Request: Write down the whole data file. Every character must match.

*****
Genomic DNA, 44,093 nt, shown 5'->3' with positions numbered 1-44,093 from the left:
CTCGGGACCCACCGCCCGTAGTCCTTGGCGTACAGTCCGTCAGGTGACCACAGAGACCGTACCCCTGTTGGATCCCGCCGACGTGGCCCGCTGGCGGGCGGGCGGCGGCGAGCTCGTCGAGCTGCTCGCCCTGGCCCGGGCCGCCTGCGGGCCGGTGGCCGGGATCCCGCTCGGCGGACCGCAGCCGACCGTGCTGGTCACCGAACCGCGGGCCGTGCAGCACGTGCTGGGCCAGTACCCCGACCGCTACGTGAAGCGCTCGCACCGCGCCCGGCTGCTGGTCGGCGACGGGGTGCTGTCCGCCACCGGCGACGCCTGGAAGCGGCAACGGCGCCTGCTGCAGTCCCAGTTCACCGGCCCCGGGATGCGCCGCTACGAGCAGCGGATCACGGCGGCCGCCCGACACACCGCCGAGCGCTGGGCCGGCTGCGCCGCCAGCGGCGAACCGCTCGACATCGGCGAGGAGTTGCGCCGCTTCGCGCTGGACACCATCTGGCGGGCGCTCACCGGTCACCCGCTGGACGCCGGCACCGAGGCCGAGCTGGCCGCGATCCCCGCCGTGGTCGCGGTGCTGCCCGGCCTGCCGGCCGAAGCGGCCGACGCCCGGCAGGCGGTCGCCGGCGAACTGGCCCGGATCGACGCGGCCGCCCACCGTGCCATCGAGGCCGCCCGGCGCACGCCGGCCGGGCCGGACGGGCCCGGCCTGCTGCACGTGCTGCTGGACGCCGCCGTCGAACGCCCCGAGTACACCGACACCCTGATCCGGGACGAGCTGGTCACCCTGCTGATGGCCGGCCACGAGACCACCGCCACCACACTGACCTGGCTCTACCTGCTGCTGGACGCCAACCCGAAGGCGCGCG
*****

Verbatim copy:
Genomic DNA, 44,093 nt, shown 5'->3' with positions numbered 1-44,093 from the left:
CTCGGGACCCACCGCCCGTAGTCCTTGGCGTACAGTCCGTCAGGTGACCACAGAGACCGTACCCCTGTTGGATCCCGCCGACGTGGCCCGCTGGCGGGCGGGCGGCGGCGAGCTCGTCGAGCTGCTCGCCCTGGCCCGGGCCGCCTGCGGGCCGGTGGCCGGGATCCCGCTCGGCGGACCGCAGCCGACCGTGCTGGTCACCGAACCGCGGGCCGTGCAGCACGTGCTGGGCCAGTACCCCGACCGCTACGTGAAGCGCTCGCACCGCGCCCGGCTGCTGGTCGGCGACGGGGTGCTGTCCGCCACCGGCGACGCCTGGAAGCGGCAACGGCGCCTGCTGCAGTCCCAGTTCACCGGCCCCGGGATGCGCCGCTACGAGCAGCGGATCACGGCGGCCGCCCGACACACCGCCGAGCGCTGGGCCGGCTGCGCCGCCAGCGGCGAACCGCTCGACATCGGCGAGGAGTTGCGCCGCTTCGCGCTGGACACCATCTGGCGGGCGCTCACCGGTCACCCGCTGGACGCCGGCACCGAGGCCGAGCTGGCCGCGATCCCCGCCGTGGTCGCGGTGCTGCCCGGCCTGCCGGCCGAAGCGGCCGACGCCCGGCAGGCGGTCGCCGGCGAACTGGCCCGGATCGACGCGGCCGCCCACCGTGCCATCGAGGCCGCCCGGCGCACGCCGGCCGGGCCGGACGGGCCCGGCCTGCTGCACGTGCTGCTGGACGCCGCCGTCGAACGCCCCGAGTACACCGACACCCTGATCCGGGACGAGCTGGTCACCCTGCTGATGGCCGGCCACGAGACCACCGCCACCACACTGACCTGGCTCTACCTGCTGCTGGACGCCAACCCGAAGGCGCGCG